reply to post by TravelerintheDark
Hope you'll accept this as encouragement to recount more, not less, of your experiences : )
I know what you mean about being a 'magnet'. And understand the reluctance to recount experiences simply because there have been so many of them.
But the fact there have been so many is just part and parcel of many of us. In my own case (and I'm sure this is true of most 'magnets' ) the vast
majority of the experiences have been spontaneous, not deliberately sought. Some people win the Lottery three times. Others are struck repeatedly by
lightning or their houses are robbed repeatedly whilst those around are not. It's just the way it is.
For years, I used to pore through books, searching for something that might confirm, if only partially, an experience I'd had. We need confirmation
that we're not alone and that others have had similar experiences to us. Once we have that confirmation we're quite often able to proceed through
life, no longer troubled by anxiety that we 'did something' to cause the experience. In extreme cases, we need confirmation from others as proof
that we did
have that experience and didn't 'imagine' or 'invent' it (which is often the 'explanation' offered by parents and
We're not alone. When we're young, we fear we might be. But as the years pass, we hear a little here, more there, and reach the conclusion that
basically everyone has had at least one 'inexplicable' experience. When we learn this, we can be more at ease within ourselves, reassured that
we're not 'weird' or 'crazy' -- we're normal, just as the experiences themselves are. People are having these experiences now, just as they
have since time began. It's part of the human experience.
The way I see it, recounting experiences here in ATS (and elsewhere) is a service .. just as those whose accounts in the past provided confirmation
of our own experiences were doing us a service. For example, I can't tell you how relieved and interested I was when I first read a post by someone
who said the ghost they'd witnessed had no visible legs below knee level. I'd seen three of what I strongly suspected to be ghosts, over a period
of approx. 30 years. And in each instance, the ghosts' legs weren't visible below the knees approx. Yet nowhere in any book I'd read, was this
point raised. So had I imagined it or what ? And if so, why had I done so ?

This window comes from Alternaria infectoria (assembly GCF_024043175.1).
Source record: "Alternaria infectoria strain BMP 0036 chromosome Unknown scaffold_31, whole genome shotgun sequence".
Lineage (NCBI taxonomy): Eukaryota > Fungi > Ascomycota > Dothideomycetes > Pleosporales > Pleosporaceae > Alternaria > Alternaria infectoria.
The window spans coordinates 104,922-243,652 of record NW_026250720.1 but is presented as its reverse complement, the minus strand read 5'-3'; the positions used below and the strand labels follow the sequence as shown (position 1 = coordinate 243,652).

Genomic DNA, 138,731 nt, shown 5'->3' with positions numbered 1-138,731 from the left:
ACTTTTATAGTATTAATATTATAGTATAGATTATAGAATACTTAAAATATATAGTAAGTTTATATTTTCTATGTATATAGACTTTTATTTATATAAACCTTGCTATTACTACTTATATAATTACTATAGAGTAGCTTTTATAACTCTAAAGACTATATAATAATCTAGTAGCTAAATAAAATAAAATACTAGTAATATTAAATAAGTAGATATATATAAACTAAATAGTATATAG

Then, my own experience was confirmed via others. It was a huge relief. Finally, I'd come across others who'd noticed the same thing about the
ghost/s they'd seen. It meant I was 'normal' and meant my experiences belonged in the 'normal' range. Meant I didn't have to doubt myself any
longer or wonder why only I had noticed the 'no lower legs' phenomenon.
It's the same all the way through. And why many visit fora such as ATS. Many are searching for confirmation/validation of their experience. And
they too are often very grateful for posters who unwittingly provide that confirmation.
Each of us is helping others, even though we may not realise it and may never learn we've provided help. So please post all your experiences,
because even though you might imagine you're alone with that experience, the odds are that someone out there is desperately searching for someone to
confirm and validate a weird or troubling experience of their own, after which they'll be able to relax, reassured that it 'didn't just happen to
Please just go ahead and start writing ... tell it all, hit 'send' and put it out there. That's the way to demystify what are, after all, human
experiences that are too often hidden away. Let's push those barriers over. It's the only way we're going to shine the light on what is obviously
a vitally important (yet often suppressed) element of our human experience. Until we can discuss these experiences openly, we're only half alive and
still operating in fearful ignorance.